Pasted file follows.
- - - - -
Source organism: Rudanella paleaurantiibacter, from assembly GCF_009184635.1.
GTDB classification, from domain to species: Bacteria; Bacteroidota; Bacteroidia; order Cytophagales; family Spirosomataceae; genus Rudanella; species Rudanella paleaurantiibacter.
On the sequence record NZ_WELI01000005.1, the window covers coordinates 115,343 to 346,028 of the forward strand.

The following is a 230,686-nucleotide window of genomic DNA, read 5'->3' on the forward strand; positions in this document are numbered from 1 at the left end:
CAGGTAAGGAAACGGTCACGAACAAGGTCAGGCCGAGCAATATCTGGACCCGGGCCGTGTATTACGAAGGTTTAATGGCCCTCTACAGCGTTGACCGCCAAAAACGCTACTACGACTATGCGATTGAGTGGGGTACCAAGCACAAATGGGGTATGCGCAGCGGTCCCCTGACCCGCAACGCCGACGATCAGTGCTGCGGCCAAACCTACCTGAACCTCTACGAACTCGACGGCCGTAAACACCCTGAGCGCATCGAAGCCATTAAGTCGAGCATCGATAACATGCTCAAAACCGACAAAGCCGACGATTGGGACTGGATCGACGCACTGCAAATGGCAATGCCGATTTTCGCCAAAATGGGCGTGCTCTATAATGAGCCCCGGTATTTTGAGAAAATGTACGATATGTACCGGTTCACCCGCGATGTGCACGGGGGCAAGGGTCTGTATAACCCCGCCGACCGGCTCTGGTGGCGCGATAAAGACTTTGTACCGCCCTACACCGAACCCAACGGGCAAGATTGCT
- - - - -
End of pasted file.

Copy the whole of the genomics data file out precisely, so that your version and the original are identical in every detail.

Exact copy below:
Source organism: Rudanella paleaurantiibacter, from assembly GCF_009184635.1.
GTDB classification, from domain to species: Bacteria; Bacteroidota; Bacteroidia; order Cytophagales; family Spirosomataceae; genus Rudanella; species Rudanella paleaurantiibacter.
On the sequence record NZ_WELI01000005.1, the window covers coordinates 115,343 to 346,028 of the forward strand.

The following is a 230,686-nucleotide window of genomic DNA, read 5'->3' on the forward strand; positions in this document are numbered from 1 at the left end:
CAGGTAAGGAAACGGTCACGAACAAGGTCAGGCCGAGCAATATCTGGACCCGGGCCGTGTATTACGAAGGTTTAATGGCCCTCTACAGCGTTGACCGCCAAAAACGCTACTACGACTATGCGATTGAGTGGGGTACCAAGCACAAATGGGGTATGCGCAGCGGTCCCCTGACCCGCAACGCCGACGATCAGTGCTGCGGCCAAACCTACCTGAACCTCTACGAACTCGACGGCCGTAAACACCCTGAGCGCATCGAAGCCATTAAGTCGAGCATCGATAACATGCTCAAAACCGACAAAGCCGACGATTGGGACTGGATCGACGCACTGCAAATGGCAATGCCGATTTTCGCCAAAATGGGCGTGCTCTATAATGAGCCCCGGTATTTTGAGAAAATGTACGATATGTACCGGTTCACCCGCGATGTGCACGGGGGCAAGGGTCTGTATAACCCCGCCGACCGGCTCTGGTGGCGCGATAAAGACTTTGTACCGCCCTACACCGAACCCAACGGGCAAGATTGCT